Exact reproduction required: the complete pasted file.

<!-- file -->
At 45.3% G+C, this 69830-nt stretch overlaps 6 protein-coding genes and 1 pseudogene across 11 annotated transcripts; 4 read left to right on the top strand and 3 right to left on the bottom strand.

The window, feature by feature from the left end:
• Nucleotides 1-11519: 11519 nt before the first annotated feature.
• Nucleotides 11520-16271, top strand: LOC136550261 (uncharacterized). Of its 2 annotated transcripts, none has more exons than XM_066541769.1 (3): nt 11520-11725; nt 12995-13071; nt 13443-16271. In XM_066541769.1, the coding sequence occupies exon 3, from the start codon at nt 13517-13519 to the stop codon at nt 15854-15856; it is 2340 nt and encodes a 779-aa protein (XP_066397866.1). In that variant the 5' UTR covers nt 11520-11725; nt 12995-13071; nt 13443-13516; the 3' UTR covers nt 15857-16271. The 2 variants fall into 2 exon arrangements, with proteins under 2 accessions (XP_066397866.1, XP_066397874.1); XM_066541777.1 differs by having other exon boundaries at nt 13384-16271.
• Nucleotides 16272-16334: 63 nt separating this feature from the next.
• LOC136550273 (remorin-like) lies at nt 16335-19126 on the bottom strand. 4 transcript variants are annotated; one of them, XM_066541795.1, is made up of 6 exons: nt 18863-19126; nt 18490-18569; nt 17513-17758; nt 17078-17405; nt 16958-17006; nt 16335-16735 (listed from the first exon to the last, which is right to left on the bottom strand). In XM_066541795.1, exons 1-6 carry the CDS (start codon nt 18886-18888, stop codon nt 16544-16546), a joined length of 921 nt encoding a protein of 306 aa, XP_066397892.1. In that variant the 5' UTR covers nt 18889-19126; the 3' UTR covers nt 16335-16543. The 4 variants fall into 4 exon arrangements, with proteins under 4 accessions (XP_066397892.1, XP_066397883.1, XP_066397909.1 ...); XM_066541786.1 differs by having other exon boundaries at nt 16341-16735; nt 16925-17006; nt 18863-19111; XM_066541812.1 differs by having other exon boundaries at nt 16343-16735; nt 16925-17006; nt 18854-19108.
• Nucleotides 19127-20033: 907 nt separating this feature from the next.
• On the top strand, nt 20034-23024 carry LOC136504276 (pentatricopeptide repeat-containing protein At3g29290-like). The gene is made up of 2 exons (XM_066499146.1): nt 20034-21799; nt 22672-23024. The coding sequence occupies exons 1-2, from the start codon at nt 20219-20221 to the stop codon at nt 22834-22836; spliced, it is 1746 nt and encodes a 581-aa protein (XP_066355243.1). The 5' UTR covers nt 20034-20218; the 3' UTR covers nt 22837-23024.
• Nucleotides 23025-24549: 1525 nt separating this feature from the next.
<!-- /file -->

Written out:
At 45.3% G+C, this 69830-nt stretch overlaps 6 protein-coding genes and 1 pseudogene across 11 annotated transcripts; 4 read left to right on the top strand and 3 right to left on the bottom strand.

The window, feature by feature from the left end:
• Nucleotides 1-11519: 11519 nt before the first annotated feature.
• Nucleotides 11520-16271, top strand: LOC136550261 (uncharacterized). Of its 2 annotated transcripts, none has more exons than XM_066541769.1 (3): nt 11520-11725; nt 12995-13071; nt 13443-16271. In XM_066541769.1, the coding sequence occupies exon 3, from the start codon at nt 13517-13519 to the stop codon at nt 15854-15856; it is 2340 nt and encodes a 779-aa protein (XP_066397866.1). In that variant the 5' UTR covers nt 11520-11725; nt 12995-13071; nt 13443-13516; the 3' UTR covers nt 15857-16271. The 2 variants fall into 2 exon arrangements, with proteins under 2 accessions (XP_066397866.1, XP_066397874.1); XM_066541777.1 differs by having other exon boundaries at nt 13384-16271.
• Nucleotides 16272-16334: 63 nt separating this feature from the next.
• LOC136550273 (remorin-like) lies at nt 16335-19126 on the bottom strand. 4 transcript variants are annotated; one of them, XM_066541795.1, is made up of 6 exons: nt 18863-19126; nt 18490-18569; nt 17513-17758; nt 17078-17405; nt 16958-17006; nt 16335-16735 (listed from the first exon to the last, which is right to left on the bottom strand). In XM_066541795.1, exons 1-6 carry the CDS (start codon nt 18886-18888, stop codon nt 16544-16546), a joined length of 921 nt encoding a protein of 306 aa, XP_066397892.1. In that variant the 5' UTR covers nt 18889-19126; the 3' UTR covers nt 16335-16543. The 4 variants fall into 4 exon arrangements, with proteins under 4 accessions (XP_066397892.1, XP_066397883.1, XP_066397909.1 ...); XM_066541786.1 differs by having other exon boundaries at nt 16341-16735; nt 16925-17006; nt 18863-19111; XM_066541812.1 differs by having other exon boundaries at nt 16343-16735; nt 16925-17006; nt 18854-19108.
• Nucleotides 19127-20033: 907 nt separating this feature from the next.
• On the top strand, nt 20034-23024 carry LOC136504276 (pentatricopeptide repeat-containing protein At3g29290-like). The gene is made up of 2 exons (XM_066499146.1): nt 20034-21799; nt 22672-23024. The coding sequence occupies exons 1-2, from the start codon at nt 20219-20221 to the stop codon at nt 22834-22836; spliced, it is 1746 nt and encodes a 581-aa protein (XP_066355243.1). The 5' UTR covers nt 20034-20218; the 3' UTR covers nt 22837-23024.
• Nucleotides 23025-24549: 1525 nt separating this feature from the next.